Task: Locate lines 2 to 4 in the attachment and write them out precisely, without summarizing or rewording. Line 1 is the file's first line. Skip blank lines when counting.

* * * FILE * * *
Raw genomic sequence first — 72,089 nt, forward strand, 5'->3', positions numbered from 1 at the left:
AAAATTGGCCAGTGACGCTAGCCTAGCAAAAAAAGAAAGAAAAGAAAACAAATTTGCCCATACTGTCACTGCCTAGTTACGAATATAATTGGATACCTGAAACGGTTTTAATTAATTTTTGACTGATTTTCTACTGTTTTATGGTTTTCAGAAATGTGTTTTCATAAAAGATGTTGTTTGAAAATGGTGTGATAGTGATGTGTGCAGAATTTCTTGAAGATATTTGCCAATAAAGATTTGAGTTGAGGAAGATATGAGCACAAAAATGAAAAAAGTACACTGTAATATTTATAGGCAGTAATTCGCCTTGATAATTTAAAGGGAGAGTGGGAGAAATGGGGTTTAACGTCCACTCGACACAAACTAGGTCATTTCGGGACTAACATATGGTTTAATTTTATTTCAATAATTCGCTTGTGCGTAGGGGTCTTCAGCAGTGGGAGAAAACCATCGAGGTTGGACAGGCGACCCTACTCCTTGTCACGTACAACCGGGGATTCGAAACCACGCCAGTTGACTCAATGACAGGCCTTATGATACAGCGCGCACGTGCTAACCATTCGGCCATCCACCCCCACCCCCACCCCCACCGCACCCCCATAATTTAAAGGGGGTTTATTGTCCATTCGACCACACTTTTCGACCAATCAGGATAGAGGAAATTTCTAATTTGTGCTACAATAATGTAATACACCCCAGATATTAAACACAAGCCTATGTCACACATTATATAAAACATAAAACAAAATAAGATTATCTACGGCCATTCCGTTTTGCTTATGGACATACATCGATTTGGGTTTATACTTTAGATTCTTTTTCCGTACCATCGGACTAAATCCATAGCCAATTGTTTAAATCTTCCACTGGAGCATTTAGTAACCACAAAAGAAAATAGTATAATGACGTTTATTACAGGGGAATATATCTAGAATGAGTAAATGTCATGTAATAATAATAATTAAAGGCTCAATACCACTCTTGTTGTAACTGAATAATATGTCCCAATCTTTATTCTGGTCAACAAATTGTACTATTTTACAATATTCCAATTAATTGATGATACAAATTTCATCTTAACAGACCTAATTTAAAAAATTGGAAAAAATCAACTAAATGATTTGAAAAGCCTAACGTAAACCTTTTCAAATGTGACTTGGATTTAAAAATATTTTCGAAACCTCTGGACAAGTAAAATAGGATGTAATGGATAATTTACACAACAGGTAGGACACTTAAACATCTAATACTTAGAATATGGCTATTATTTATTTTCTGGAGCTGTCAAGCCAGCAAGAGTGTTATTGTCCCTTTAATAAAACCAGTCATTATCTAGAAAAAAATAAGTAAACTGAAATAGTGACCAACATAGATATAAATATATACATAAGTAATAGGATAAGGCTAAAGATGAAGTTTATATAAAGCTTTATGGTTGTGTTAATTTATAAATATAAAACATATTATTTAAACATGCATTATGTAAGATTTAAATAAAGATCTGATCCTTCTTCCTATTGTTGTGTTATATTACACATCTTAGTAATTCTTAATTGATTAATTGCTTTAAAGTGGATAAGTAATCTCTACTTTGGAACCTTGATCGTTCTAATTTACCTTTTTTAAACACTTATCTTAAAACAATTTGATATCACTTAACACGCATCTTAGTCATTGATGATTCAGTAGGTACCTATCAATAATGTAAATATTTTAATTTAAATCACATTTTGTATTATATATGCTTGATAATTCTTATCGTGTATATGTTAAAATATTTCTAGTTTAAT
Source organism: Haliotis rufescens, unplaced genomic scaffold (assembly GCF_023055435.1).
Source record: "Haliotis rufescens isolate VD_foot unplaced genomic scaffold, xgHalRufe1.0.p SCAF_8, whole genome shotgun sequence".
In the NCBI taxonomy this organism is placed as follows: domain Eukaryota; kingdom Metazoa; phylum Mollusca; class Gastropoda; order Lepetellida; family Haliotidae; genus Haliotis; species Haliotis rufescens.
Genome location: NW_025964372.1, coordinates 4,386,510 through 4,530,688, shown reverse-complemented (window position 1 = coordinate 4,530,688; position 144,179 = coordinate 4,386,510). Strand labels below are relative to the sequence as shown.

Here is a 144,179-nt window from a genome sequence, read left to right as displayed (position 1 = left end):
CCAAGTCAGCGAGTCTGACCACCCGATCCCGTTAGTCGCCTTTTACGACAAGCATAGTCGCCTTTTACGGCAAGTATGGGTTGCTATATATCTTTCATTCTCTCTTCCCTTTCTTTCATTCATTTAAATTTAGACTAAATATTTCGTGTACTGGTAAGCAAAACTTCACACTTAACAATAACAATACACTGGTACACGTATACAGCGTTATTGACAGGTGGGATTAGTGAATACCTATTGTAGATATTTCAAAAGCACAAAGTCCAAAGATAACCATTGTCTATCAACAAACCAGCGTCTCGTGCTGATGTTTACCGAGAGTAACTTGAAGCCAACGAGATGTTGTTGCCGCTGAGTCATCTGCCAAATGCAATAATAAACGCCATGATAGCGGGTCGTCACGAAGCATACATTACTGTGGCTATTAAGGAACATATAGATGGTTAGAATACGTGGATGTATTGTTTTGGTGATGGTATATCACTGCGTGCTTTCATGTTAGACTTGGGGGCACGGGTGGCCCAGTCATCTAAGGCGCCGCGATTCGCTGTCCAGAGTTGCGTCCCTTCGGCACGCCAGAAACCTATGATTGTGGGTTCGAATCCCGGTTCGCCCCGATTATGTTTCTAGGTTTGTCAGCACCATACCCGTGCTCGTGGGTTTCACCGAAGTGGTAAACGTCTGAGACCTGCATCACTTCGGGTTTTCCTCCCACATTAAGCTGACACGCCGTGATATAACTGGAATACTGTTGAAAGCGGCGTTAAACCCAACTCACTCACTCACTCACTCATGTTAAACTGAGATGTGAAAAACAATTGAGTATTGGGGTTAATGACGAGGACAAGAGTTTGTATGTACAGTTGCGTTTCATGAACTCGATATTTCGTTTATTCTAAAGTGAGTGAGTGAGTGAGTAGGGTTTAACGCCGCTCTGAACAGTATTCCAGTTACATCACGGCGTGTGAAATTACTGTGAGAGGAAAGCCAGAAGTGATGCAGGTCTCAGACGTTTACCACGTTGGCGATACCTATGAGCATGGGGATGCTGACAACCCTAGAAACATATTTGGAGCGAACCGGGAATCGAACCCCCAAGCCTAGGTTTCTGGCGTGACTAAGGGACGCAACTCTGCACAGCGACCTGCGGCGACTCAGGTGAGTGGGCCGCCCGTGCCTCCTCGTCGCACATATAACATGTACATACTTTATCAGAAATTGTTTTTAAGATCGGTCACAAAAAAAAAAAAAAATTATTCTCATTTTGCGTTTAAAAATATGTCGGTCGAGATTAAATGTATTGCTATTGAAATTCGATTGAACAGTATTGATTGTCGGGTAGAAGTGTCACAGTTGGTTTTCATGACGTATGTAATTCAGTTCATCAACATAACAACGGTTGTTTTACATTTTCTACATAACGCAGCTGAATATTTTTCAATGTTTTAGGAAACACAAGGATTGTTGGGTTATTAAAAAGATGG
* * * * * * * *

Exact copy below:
AAAATTGGCCAGTGACGCTAGCCTAGCAAAAAAAGAAAGAAAAGAAAACAAATTTGCCCATACTGTCACTGCCTAGTTACGAATATAATTGGATACCTGAAACGGTTTTAATTAATTTTTGACTGATTTTCTACTGTTTTATGGTTTTCAGAAATGTGTTTTCATAAAAGATGTTGTTTGAAAATGGTGTGATAGTGATGTGTGCAGAATTTCTTGAAGATATTTGCCAATAAAGATTTGAGTTGAGGAAGATATGAGCACAAAAATGAAAAAAGTACACTGTAATATTTATAGGCAGTAATTCGCCTTGATAATTTAAAGGGAGAGTGGGAGAAATGGGGTTTAACGTCCACTCGACACAAACTAGGTCATTTCGGGACTAACATATGGTTTAATTTTATTTCAATAATTCGCTTGTGCGTAGGGGTCTTCAGCAGTGGGAGAAAACCATCGAGGTTGGACAGGCGACCCTACTCCTTGTCACGTACAACCGGGGATTCGAAACCACGCCAGTTGACTCAATGACAGGCCTTATGATACAGCGCGCACGTGCTAACCATTCGGCCATCCACCCCCACCCCCACCCCCACCGCACCCCCATAATTTAAAGGGGGTTTATTGTCCATTCGACCACACTTTTCGACCAATCAGGATAGAGGAAATTTCTAATTTGTGCTACAATAATGTAATACACCCCAGATATTAAACACAAGCCTATGTCACACATTATATAAAACATAAAACAAAATAAGATTATCTACGGCCATTCCGTTTTGCTTATGGACATACATCGATTTGGGTTTATACTTTAGATTCTTTTTCCGTACCATCGGACTAAATCCATAGCCAATTGTTTAAATCTTCCACTGGAGCATTTAGTAACCACAAAAGAAAATAGTATAATGACGTTTATTACAGGGGAATATATCTAGAATGAGTAAATGTCATGTAATAATAATAATTAAAGGCTCAATACCACTCTTGTTGTAACTGAATAATATGTCCCAATCTTTATTCTGGTCAACAAATTGTACTATTTTACAATATTCCAATTAATTGATGATACAAATTTCATCTTAACAGACCTAATTTAAAAAATTGGAAAAAATCAACTAAATGATTTGAAAAGCCTAACGTAAACCTTTTCAAATGTGACTTGGATTTAAAAATATTTTCGAAACCTCTGGACAAGTAAAATAGGATGTAATGGATAATTTACACAACAGGTAGGACACTTAAACATCTAATACTTAGAATATGGCTATTATTTATTTTCTGGAGCTGTCAAGCCAGCAAGAGTGTTATTGTCCCTTTAATAAAACCAGTCATTATCTAGAAAAAAATAAGTAAACTGAAATAGTGACCAACATAGATATAAATATATACATAAGTAATAGGATAAGGCTAAAGATGAAGTTTATATAAAGCTTTATGGTTGTGTTAATTTATAAATATAAAACATATTATTTAAACATGCATTATGTAAGATTTAAATAAAGATCTGATCCTTCTTCCTATTGTTGTGTTATATTACACATCTTAGTAATTCTTAATTGATTAATTGCTTTAAAGTGGATAAGTAATCTCTACTTTGGAACCTTGATCGTTCTAATTTACCTTTTTTAAACACTTATCTTAAAACAATTTGATATCACTTAACACGCATCTTAGTCATTGATGATTCAGTAGGTACCTATCAATAATGTAAATATTTTAATTTAAATCACATTTTGTATTATATATGCTTGATAATTCTTATCGTGTATATGTTAAAATATTTCTAGTTTAAT
Source organism: Haliotis rufescens, unplaced genomic scaffold (assembly GCF_023055435.1).
Source record: "Haliotis rufescens isolate VD_foot unplaced genomic scaffold, xgHalRufe1.0.p SCAF_8, whole genome shotgun sequence".